Activision and the Rising Price of Retail Games

September 1, 2009 by Alex Beech  

Bobby Kotick is an interesting chap isn’t he? CEO of arguable the most software publisher in the world overseeing games like Modern Warfare, Guitar Hero and now even World of Warcraft. It is no wonder the guy pulled in fifteen million dollars last year, doing is doing a simply fantastic job looking after his investor’s interests. It seems that his is a virtuoso of gaming business, but perhaps someone needs help him with his PR now and then.

During recent question and answers session between analyst Tony Gikas and Activition Blizzard’s executives holiday releases Kotick chipped in with a single glib comment. It was this one sentence that caught the Internets collective eye. On a question regarded the pricing of their festive line-up in light of the premium being placed on Modern Warfare 2 and the bump associated with all their other plastic paraphernalia based games Kotick felt the need to contribute to Publishing head Michael Griffith’s response, with this little nugget “…you know if it was left to me, I would raise the prices even further.” You have to wonder if he knew someone was recording the session, right?

Everyone went crazy. Part of their reaction was tied to the fact that it would hit their wallets directly. At a time when many are struggling to make ends meet and trying to manage their holiday budget to include a new piece of over-priced plastic gaming paraphernalia Kotick`s responses seems at best seems naïve, at worst exploitative.

The strange thing is in a way Kotick is right. Development costs continue to increase as the technology improves. High definition gaming increasing art overheads, online requiring extra production time and QA costs and of course the increasing complexity companies need a way to ensure they are going to recuperate their investment. If any company is concerned their title will not make its money back unless the price point is higher then they absolutely have every reason to alter their financial model.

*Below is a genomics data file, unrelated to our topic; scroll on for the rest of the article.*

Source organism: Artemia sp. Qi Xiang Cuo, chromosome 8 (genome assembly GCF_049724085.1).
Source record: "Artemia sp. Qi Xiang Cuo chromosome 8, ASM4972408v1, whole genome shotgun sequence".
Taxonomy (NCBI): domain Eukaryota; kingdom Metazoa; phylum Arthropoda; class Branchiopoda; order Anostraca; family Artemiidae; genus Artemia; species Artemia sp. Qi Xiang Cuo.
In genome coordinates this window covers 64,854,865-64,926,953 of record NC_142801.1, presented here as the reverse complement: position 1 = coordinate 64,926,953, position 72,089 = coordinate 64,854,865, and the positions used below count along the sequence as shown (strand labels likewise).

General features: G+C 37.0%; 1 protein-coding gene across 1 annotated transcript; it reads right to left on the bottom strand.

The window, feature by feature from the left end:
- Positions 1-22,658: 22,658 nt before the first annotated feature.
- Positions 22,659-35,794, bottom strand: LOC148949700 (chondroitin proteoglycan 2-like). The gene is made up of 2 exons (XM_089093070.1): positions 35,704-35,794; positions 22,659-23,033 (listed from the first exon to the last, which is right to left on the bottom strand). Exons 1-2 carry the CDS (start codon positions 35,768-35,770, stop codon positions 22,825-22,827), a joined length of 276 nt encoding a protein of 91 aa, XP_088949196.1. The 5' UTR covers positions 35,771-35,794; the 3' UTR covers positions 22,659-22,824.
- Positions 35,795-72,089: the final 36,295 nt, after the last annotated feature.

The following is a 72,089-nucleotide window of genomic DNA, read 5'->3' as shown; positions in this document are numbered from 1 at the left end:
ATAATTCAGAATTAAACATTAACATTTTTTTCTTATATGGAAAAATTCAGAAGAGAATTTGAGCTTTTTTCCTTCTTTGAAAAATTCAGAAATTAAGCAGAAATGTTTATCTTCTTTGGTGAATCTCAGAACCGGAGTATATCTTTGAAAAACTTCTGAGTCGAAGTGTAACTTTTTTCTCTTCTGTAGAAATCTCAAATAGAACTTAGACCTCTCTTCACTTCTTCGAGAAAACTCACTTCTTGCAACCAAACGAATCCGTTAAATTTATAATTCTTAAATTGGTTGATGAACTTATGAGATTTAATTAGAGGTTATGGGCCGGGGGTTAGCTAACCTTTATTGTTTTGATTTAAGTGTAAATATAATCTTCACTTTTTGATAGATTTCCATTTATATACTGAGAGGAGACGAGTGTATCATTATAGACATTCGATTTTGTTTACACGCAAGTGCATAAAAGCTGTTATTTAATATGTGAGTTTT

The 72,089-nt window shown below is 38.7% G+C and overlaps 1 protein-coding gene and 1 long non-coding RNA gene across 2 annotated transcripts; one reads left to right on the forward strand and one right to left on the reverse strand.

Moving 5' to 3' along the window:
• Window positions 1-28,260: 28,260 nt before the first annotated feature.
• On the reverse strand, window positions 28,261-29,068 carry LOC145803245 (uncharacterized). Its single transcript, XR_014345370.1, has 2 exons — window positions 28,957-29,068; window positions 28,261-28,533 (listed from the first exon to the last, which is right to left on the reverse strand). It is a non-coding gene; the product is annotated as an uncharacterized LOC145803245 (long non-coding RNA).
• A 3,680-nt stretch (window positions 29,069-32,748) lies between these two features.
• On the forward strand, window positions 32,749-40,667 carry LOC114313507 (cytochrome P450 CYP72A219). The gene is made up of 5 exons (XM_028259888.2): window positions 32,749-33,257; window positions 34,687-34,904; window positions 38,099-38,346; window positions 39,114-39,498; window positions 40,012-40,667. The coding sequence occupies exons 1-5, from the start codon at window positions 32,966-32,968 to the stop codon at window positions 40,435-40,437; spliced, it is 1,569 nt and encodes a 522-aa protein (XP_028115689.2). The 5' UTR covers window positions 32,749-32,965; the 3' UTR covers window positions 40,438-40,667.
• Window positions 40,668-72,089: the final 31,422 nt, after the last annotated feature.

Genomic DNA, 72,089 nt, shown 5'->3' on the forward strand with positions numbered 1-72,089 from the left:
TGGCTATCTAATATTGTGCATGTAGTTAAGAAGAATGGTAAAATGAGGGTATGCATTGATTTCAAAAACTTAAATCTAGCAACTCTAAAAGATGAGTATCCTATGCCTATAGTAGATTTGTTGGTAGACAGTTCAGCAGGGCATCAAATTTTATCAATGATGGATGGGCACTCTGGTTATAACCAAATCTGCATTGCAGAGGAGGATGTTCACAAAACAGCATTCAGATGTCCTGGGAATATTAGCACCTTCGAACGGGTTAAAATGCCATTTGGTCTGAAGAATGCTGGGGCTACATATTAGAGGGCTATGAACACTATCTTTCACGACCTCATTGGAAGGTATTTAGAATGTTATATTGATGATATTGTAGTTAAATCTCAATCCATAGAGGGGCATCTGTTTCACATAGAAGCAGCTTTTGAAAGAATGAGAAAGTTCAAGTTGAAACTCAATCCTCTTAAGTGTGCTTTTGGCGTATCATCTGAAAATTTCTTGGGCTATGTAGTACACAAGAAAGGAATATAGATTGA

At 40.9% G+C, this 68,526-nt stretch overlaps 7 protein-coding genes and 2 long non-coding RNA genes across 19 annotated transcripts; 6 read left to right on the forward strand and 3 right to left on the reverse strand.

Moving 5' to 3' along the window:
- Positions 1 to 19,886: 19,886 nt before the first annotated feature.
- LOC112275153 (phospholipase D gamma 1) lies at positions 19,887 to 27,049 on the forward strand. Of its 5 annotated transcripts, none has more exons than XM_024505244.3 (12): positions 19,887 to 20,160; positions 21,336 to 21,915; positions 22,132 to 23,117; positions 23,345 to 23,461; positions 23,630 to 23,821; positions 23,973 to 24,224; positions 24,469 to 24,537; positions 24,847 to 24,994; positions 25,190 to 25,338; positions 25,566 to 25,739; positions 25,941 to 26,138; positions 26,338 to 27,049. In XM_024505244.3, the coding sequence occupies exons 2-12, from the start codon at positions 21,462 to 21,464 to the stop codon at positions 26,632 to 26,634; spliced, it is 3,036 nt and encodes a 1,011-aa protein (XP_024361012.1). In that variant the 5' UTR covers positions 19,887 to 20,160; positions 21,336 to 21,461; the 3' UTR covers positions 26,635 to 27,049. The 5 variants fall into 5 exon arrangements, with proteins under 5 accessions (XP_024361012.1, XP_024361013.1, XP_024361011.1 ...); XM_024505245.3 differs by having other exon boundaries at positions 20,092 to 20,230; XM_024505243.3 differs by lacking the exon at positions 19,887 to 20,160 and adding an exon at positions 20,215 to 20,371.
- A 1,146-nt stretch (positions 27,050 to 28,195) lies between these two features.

Unfortunately for publishers who would like to try this during the first generation of Playstation and the inception of optical media storage game prices have become more or less standardized. Gone are the days of magic SFX chips hidden in cartridges that enabled developers to charge for the physical edition to the games storage medium. Consumers seemingly only acknowledge the delivery method of their entertainment and not the development cost or quality. With the standardization of price companies could no longer form a business model that could accommodate niche games for a smaller audience by altering the price accordingly.

This system though, of standardized price regardless of quality, rewards rehashing ideas and recycling assets. Some companies of course strive for innovation, but many have failed, as their game either didn’t have the brand recognition of their franchised brethren or the advertising budget of a big company.

The EAs and Activisions churned out sequel after iterative sequel, it was only recently that more involved gamers started to beg for innovation. But any innovation is a gamble, especially for a publicly traded company. Kodick even spoke to this fact saying ‘A small segment of very vocal gamers say everything has to be new and different every year. Actually, people are happy with existing franchises, provided you innovate within them.’ While this is the response of a CEO concerned only with the money and not the art of gaming, it does hold a grain of truth. Small new intellectual properties frequently struggle to be noticed, even if they are of a comparable quality to an established product. Thus if you remove all of Kodick’s comment from him and instead impose them on a smaller struggling developer, or even a publisher that is willing to back innovative projects they seem more reasonable.

Look to a game like Mirror’s Edge. While it was a game which was admired for what it attempted it was undeniably flawed and failed to capture the attention of many other titles in the same period, limiting sales and profit for EA. Many players of the original though would like to see a sequel to see if developers Dice could reach the potential the game displayed. In the current market with new top tier titles unable to break from the established pricing structure their hands are seemingly tied. Without the ability to form a price model that could accommodate the games development by increasing the price for early adopters, but supporting them later in the games life cycle with promises of free additional content where late comers would have to pay.